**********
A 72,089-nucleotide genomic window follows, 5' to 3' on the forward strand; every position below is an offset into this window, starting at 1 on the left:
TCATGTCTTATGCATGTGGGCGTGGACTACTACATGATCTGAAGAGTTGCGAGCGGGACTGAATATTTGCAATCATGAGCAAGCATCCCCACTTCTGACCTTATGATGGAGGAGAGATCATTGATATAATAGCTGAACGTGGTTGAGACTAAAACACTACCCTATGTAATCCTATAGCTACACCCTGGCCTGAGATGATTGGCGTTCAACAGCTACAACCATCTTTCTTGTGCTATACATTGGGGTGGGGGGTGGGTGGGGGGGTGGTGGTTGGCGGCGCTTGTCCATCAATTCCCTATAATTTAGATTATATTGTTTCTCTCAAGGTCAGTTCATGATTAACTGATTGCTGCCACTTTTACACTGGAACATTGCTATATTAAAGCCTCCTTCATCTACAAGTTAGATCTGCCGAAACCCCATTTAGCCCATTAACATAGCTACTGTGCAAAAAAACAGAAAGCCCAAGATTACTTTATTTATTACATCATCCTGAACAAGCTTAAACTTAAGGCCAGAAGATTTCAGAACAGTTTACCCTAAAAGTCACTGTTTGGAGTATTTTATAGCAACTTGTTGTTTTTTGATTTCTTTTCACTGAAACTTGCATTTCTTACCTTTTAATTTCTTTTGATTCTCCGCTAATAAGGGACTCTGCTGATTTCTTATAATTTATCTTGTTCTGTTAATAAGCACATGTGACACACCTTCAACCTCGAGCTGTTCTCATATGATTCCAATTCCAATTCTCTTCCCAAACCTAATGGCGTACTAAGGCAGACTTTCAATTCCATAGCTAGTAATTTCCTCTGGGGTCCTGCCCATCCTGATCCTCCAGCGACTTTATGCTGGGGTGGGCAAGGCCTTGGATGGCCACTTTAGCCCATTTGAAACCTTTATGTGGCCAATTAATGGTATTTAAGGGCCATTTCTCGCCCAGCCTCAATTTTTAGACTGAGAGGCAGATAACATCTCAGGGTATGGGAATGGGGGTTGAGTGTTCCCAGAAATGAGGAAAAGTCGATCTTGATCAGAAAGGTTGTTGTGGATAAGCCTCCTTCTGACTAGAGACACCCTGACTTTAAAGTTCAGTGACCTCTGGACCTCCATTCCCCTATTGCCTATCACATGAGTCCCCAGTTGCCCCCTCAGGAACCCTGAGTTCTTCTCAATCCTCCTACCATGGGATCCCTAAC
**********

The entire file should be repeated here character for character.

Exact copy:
A 72,089-nucleotide genomic window follows, 5' to 3' on the forward strand; every position below is an offset into this window, starting at 1 on the left:
TCATGTCTTATGCATGTGGGCGTGGACTACTACATGATCTGAAGAGTTGCGAGCGGGACTGAATATTTGCAATCATGAGCAAGCATCCCCACTTCTGACCTTATGATGGAGGAGAGATCATTGATATAATAGCTGAACGTGGTTGAGACTAAAACACTACCCTATGTAATCCTATAGCTACACCCTGGCCTGAGATGATTGGCGTTCAACAGCTACAACCATCTTTCTTGTGCTATACATTGGGGTGGGGGGTGGGTGGGGGGGTGGTGGTTGGCGGCGCTTGTCCATCAATTCCCTATAATTTAGATTATATTGTTTCTCTCAAGGTCAGTTCATGATTAACTGATTGCTGCCACTTTTACACTGGAACATTGCTATATTAAAGCCTCCTTCATCTACAAGTTAGATCTGCCGAAACCCCATTTAGCCCATTAACATAGCTACTGTGCAAAAAAACAGAAAGCCCAAGATTACTTTATTTATTACATCATCCTGAACAAGCTTAAACTTAAGGCCAGAAGATTTCAGAACAGTTTACCCTAAAAGTCACTGTTTGGAGTATTTTATAGCAACTTGTTGTTTTTTGATTTCTTTTCACTGAAACTTGCATTTCTTACCTTTTAATTTCTTTTGATTCTCCGCTAATAAGGGACTCTGCTGATTTCTTATAATTTATCTTGTTCTGTTAATAAGCACATGTGACACACCTTCAACCTCGAGCTGTTCTCATATGATTCCAATTCCAATTCTCTTCCCAAACCTAATGGCGTACTAAGGCAGACTTTCAATTCCATAGCTAGTAATTTCCTCTGGGGTCCTGCCCATCCTGATCCTCCAGCGACTTTATGCTGGGGTGGGCAAGGCCTTGGATGGCCACTTTAGCCCATTTGAAACCTTTATGTGGCCAATTAATGGTATTTAAGGGCCATTTCTCGCCCAGCCTCAATTTTTAGACTGAGAGGCAGATAACATCTCAGGGTATGGGAATGGGGGTTGAGTGTTCCCAGAAATGAGGAAAAGTCGATCTTGATCAGAAAGGTTGTTGTGGATAAGCCTCCTTCTGACTAGAGACACCCTGACTTTAAAGTTCAGTGACCTCTGGACCTCCATTCCCCTATTGCCTATCACATGAGTCCCCAGTTGCCCCCTCAGGAACCCTGAGTTCTTCTCAATCCTCCTACCATGGGATCCCTAAC